Romano beans
Image: Kristin Belz

Romano beans are broad, flat, edible-pod green beans. They need not be imported from Rome – they grow in Portland.

So many beans, so little time. It being summer (or is that, “bean summer?”), our farmers’ markets and backyard gardens are overflowing with bounty; beans are well accounted for. Not that I’m a bean counter, mind you, but I do count on a great variety of green beans making their way to my plate each summer.

A tour of fresh green bean varieties could take all summer. First off, they’re not all green – there are yellows, purples, and even mottled purpley-greens. (The purples do turn green once cooked.) There are the thin ones (like the French haricots verts; of course the French ones have to be thin), the broad flat ones (Italian Romanos – no anthropomorphism here), and the super long ones (Asian yard-long beans).

There are the ones that grow in vines on poles (“pole beans,” natch) and those that grow close to the ground (“bush beans”). Some need to be shelled (favas, limas, cranberry beans); others you can eat in their entirety (“edible pod” beans), and, if they’re fresh enough, don’t even need to cook.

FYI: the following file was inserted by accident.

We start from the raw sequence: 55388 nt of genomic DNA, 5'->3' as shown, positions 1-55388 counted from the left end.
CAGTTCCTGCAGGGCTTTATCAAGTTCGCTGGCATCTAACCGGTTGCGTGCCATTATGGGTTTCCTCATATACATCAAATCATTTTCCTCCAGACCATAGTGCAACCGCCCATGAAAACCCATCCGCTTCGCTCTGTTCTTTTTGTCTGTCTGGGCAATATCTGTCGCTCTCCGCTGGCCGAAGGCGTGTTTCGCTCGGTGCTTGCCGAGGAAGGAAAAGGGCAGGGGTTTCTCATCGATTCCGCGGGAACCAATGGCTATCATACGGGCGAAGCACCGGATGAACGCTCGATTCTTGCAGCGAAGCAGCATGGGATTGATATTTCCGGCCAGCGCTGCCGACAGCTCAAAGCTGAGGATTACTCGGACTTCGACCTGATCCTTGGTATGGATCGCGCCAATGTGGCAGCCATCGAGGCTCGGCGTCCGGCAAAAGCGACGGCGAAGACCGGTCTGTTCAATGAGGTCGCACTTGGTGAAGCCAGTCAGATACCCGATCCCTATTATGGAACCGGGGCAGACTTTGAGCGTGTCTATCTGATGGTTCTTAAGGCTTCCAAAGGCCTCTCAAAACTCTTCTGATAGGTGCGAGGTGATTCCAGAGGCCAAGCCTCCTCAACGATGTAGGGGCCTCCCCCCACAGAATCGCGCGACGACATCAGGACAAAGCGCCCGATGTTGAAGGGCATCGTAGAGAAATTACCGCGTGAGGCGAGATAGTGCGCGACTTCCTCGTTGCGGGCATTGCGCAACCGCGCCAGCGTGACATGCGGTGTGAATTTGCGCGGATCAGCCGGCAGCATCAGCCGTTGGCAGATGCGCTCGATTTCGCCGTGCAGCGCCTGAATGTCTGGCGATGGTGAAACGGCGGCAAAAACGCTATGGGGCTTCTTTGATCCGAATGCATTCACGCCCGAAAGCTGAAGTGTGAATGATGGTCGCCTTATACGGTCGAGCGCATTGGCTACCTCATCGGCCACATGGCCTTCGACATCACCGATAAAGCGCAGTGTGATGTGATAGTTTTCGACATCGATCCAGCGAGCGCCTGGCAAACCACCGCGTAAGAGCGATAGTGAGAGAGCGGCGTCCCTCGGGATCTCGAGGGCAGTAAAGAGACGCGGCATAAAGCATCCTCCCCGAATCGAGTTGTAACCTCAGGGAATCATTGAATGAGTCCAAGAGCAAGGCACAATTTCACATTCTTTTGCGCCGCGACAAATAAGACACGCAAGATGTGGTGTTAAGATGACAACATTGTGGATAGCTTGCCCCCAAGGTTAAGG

While many are typically called “string” beans, usually the string has been bred out of them and they are good to go. Tips can be trimmed if one wants; as the Joy of Cooking diplomatically puts it, “some people do not enjoy green beans unless their tops and tails have been removed.” (I confess to being one of those people – and the only one so picky in my household – but only about the stem tops!)

Romano beans are flat, edible pod, green pole beans. And the other Sunday at the King Portland Farmers Market, they looked delectable.

Back home, I gave them a quick stir-fry (having trimmed the tips), in olive oil with some garlic and cippoline onions (lacey, delicate reddish onions also from the King market), salt and pepper. Letting the onions and garlic get a bit browned, they were a crispy contrast to the tender but still crunchy beans. Be careful not to overcook them – unless you do so deliberately in a slow-cooked dish like NY chef Marco Canora’s “Braised Romano Beans.” Cooking them slowly ‘til soft is the traditional Italian style.

Most varieties of fresh green beans, Romano and other, are also easily accompanied by any number of additions. Try a garlic aioli, or a yogurt sauce (with cayenne or dill). Sprinkle on fresh herbs – parsley, tarragon, basil, ginger – or diced olives, capers, tomatoes and shallots. Roasted nuts are also good. What is your favorite green bean creation?